(Alex is a music industry investor & enthusiast. He’s spent more on concert tickets than most have on their education.)
There was a big story in the music world last week. Aubrey Drake Graham, the Canadian rapper who began his ascent just a decade ago, now has the most top-10 entries on the Billboard Hot 100 in the chart’s history, with 39. He unseated the previous record holder, Madonna, who earned 38 top-10 entries. Madge had topped the prior champions, the Beatles, who had 34 top-10s during their epic reign.
For longtime fans of Drake, the honor was undoubtedly applauded, but the songs that helped him secure king-of-pop status had a generally mixed reception. “Popstar” and “Greece” (both DJ Khaled releases on which Drake was featured) cover familiar ground. Some would argue way too familiar ground. The singer lazily cycles through all the tropes to which his followers have grown accustomed; on “Popstar,” he manages to rhyme “piece of cake” with “Turks and Caic,” a dubious accomplishment.
“Greece” is even more of a yawn of tired themes. A high-pitched Drake reminds us ad nauseam he’ll swing by Gucci and Louis Vuitton before flying us to Europe. It’s the same idea we’ve heard on a number of other tracks on albums like Views and Scorpion. He’s going to woo women away with designer handbags and passports.
Not that any of this is necessarily bad. Recording artists in every genre have made careers of continually plowing the same ground. Often, though, as artists age, the ground may stay the same, but seeds are planted on it that tend to grow. That growth manifests in many aspects of artists’ lives that they then express in their music. Their audience quite often ages with them and sees their own lives reflected in the music of the artists they love.
For a 33-year-old man like Drake, though, he seems content staying in the high school of his imagination. He seems stuck in a world where he’s the top jock, and any freshman or sophomore that expects to knock him off his perch is in for a worlda trouble. The stories he spins are largely similar to the typical high school male bragging at the school lunch table. He’s richer than you. He’s got more women than you. Your girl would like him better. If you insult him, he’s got an infinitely better response at his disposal. (Did he mention he’s richer than you?)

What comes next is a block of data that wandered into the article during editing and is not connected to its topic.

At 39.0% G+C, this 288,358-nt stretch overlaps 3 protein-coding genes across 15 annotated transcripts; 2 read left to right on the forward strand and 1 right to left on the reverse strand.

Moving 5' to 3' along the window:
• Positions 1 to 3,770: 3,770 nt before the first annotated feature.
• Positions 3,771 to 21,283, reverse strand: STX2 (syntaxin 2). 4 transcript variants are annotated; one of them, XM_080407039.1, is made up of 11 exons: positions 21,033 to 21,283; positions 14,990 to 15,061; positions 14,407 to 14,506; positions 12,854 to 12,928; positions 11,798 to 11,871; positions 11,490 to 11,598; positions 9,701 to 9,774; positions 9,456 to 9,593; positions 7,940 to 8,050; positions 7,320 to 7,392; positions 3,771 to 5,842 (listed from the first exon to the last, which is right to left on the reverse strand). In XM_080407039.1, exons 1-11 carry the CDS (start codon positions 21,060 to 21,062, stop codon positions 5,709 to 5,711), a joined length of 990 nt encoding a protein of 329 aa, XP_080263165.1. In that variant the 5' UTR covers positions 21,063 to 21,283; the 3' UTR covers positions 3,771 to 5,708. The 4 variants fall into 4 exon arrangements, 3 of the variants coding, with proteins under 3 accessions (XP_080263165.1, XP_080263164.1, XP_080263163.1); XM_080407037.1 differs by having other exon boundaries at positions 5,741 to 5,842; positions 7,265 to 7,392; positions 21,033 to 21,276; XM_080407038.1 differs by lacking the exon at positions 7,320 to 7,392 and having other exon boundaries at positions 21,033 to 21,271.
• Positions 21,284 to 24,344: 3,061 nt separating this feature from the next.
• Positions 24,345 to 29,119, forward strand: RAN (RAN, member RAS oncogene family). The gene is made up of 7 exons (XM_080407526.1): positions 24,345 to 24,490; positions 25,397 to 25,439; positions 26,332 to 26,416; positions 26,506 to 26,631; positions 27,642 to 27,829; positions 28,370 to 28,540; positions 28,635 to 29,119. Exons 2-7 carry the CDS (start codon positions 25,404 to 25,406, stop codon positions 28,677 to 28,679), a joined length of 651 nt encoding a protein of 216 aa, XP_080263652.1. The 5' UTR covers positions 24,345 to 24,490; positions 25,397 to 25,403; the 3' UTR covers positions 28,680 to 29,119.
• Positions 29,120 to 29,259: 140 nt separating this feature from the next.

If this were all Drake had to offer musically though, surely he wouldn’t be the new, all-time Billboard leader. For all his belly-aching and boredom, he is a multi-faceted student – a homecoming king who can whip up a solid lasagna in sixth period home ec. Drake’s often under-appreciated genius is his ability to weave in and out of topics that appeal to his younger fandom. For every song like “Greece,” there’s a collaboration like “Life is Good,” which features a video with Future and him enjoying the ins and outs of working at a makeshift McDonald’s, a job with which many high-schoolers are all too familiar.
Drake’s idea of fame is a teenager’s idea of fame: a world where drama and dollar signs override personal and professional growth. He’s not alone in this. Many of his peers seem eager to set similar trends. Instagram selfies and disposable singles have taken the place of Rolling Stone features and era-defining albums.
These traits expose a celebrity sub-culture unwilling to grow up. “I think a lot of it is put on for show,” New York-based psychologist Tony Ortega says. “There obviously could be some underlying, untreated mental health issues in some, but for most, their rise to fame creates a Peter-Pan syndrome. They feel they don’t have to grow up, can act any way they want to, and not have to pay any consequences.”
Teenagers aren’t the only one’s listening, either. Drake has racked up billions of listens through streaming services and has sold millions in merchandise. Significantly older “teenagers” likely play a large part in his success, as well. Dr. Ortega says the dissent into drama is something that not just teenagers, but society as a whole can find greatly appealing – even if they don’t admit to it.
“Fans don’t want to hear about a sweater they’re knitting,” Ortega said. “They want to know about the sex scandals, the break-ups, and everything in between. It gets us out of our own problems for a while. It’s pure escapism.”
Perhaps that’s why Drake, despite rehashing themes the equivalent of a freshman’s daydreaming, continues to find success. His songs transport us back in time, to a world where big fights and potential hook-ups were the only thing our brains had to focus on for the day.
Aubrey Drake Graham is pure escapism, and I’ve made my piece with that. As a musical master of the school yard, he has figured out how to take our lunch money without throwing a single punch. That just may be the extent of his self-actualization.